Updated: Aug 30, 2019
Last 3 weeks:
Daniil Medvedev won his first Masters 1000 title last week in Cincinnati with his 7-6, 6-4 over David Goffin. Not only this, Medvedev managed three finals in the space of just three weeks (Washington DC, Montreal, and Cincinnati). In these 3 finals, prior to making the final he only dropped a total 1 set before reaching the final and that was to world number 1 Novak Djokovic. To impress you even more, here are some of the names he has beaten, (in straight sets) the last 21 days; Tiafoe, Cilic, Edmund (x2), Thiem, Khachanov, Paire, Struff, Rublev (who beat Federer) and obviously Goffin before lifting the trophy. We see so many players time and time again win titles (or have good weeks) but are unable to back those performances up the week following. I’ve done some research into finding out how Daniil is different and can be a strong contender to break into the ‘big’ top 4.
2019 so far:
The new world's number #5 has had an incredible year to date. His 44 match wins in 2019 is the most out of any other ATP player, not to mention his two singles titles and hefty prize money of $3.3 million. A big reason for his success is his adaptability on each surface. He is capable to win the title in every tournament he competes in, no matter the surface. His semi final showing in Monte-Carlo (with a win over Djokovic the round before) proved to everyone that he isn’t just a ‘hard court player’. With the week following, he made the final in Barcelona (ATP 500) losing to Dominic Thiem. On grass, a solid showing of a semi final performance in London and a Round 3 loss to Goffin in 5 sets at Wimbledon. Goffin went on to make the quarter-finals.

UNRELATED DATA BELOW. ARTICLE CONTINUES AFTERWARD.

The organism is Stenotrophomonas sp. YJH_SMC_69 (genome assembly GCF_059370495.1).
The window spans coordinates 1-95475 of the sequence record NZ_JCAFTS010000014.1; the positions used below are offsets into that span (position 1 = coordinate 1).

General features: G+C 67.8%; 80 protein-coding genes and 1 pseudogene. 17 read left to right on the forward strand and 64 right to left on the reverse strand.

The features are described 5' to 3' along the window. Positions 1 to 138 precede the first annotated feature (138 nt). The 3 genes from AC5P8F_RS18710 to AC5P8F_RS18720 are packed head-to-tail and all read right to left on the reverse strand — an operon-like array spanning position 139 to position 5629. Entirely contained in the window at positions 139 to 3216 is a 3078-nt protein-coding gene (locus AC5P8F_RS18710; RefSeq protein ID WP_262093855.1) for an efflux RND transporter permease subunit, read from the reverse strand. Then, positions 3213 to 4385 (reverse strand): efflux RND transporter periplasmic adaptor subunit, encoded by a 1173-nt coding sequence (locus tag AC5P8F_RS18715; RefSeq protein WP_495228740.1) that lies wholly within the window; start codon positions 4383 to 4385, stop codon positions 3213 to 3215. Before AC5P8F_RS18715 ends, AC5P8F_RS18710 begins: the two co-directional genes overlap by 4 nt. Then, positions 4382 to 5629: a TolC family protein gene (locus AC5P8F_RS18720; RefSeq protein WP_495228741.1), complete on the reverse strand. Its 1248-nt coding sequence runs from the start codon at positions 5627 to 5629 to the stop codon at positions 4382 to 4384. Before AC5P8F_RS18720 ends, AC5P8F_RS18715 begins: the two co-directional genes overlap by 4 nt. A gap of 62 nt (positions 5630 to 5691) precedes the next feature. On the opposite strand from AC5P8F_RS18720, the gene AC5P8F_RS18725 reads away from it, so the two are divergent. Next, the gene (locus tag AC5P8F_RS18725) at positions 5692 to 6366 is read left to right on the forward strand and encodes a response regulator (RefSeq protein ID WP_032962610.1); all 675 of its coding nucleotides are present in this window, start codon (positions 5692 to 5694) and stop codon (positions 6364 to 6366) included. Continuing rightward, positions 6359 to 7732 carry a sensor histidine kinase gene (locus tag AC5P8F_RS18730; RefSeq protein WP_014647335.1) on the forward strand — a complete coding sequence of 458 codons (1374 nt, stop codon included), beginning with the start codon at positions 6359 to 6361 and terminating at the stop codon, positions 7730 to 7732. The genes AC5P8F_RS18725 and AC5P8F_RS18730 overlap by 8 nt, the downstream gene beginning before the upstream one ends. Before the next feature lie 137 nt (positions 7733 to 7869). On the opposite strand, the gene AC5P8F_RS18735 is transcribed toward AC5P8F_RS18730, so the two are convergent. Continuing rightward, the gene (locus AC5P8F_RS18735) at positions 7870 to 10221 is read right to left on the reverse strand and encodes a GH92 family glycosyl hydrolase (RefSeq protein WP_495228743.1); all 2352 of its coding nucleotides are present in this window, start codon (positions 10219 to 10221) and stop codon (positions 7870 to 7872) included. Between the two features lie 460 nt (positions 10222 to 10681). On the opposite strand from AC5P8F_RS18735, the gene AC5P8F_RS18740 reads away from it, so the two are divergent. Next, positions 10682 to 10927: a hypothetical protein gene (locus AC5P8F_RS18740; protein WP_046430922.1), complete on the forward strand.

If you haven’t watched Medvedev play yet, you should. Daniil has a very unique playing style but this makes him very difficult to beat when he’s playing at 100%. Some may call it “boring”, but I call it tactically genius. Standing at 6ft 6, Medvedev has a very strong serve, winning 75% of points when his first serve lands (in 2019). 466 aces so far for the year isn’t too bad either. Despite being a tall player, Medvedev moves around the court like Djokovic or Nishikori. The only player I know who can move that well (at that height) is Del Potro, but Medvedev has the advantage again with his impeccable fitness. It’s difficult to beat someone whose serving statistics have been better than Raonic’s (in 2019) and can still move around the court like he’s Novak Djokovic.
Daniil stands far behind the baseline and relies on his movement, depth, and counter punching style to win matches. Very solid from both the forehand and backhand sides, Medvedev gives you very little free points and opportunities to attack him. It’s so common in modern tennis for players to stand inside the baseline, take the ball early and seek the initiative but Medvedev seems to do the opposite. Medvedev allows his opponent to attack him, neutralizing each shot that comes, causing the opponent to miss. A great example of this what his recent QF match against strong hitter Andrey Rublev.
Around 80% of Medvedev’s groundstrokes were hit down the middle of the court, giving Andrey no angles to work with and caused impatience as the point continued, resulting in erratic errors and poor shot selection. This is a big reason why Medvedev has found recent success against Novak Djokovic, winning the last two times against him. Although Djokovic has the ‘perfect game’, I would say it’s only weakness would be seeking the initiative, whether it’s dictating the point or overpowering his opponent. In the last two meetings, Novak has been unsuccessful in achieving this against Medvedev, who gives away no free points and forces Djokovic to hit shots he usually would never go for (e.g. serve volley, drop shot). I believe Medvedev will be a ‘bogey’ player for Djokovic over the next couple years if these patterns continue.
Daniil Medvedev will go into the US Open next week #5 seed, the highest he’s ever been for a grand slam. With US Open draw coming out yesterday, Medvedev is potentially set up for a Quarter Final showdown (and repeat of the Cincinnati semi final) with Novak Djokovic. Medvedev has never reached a QF place at a grand slam before, and if he were to do it here he’d have a good opportunity to upset Novak for the third match in a row. It will be interesting to see if Medvedev can challenge Djokovic in a 5 set match, and the form they finds themselves in if they were to win their first four matches. No matter how good or bad Medvedev does in this years US Open, I think it’s fair to say Medvedev has had a year to remember so far.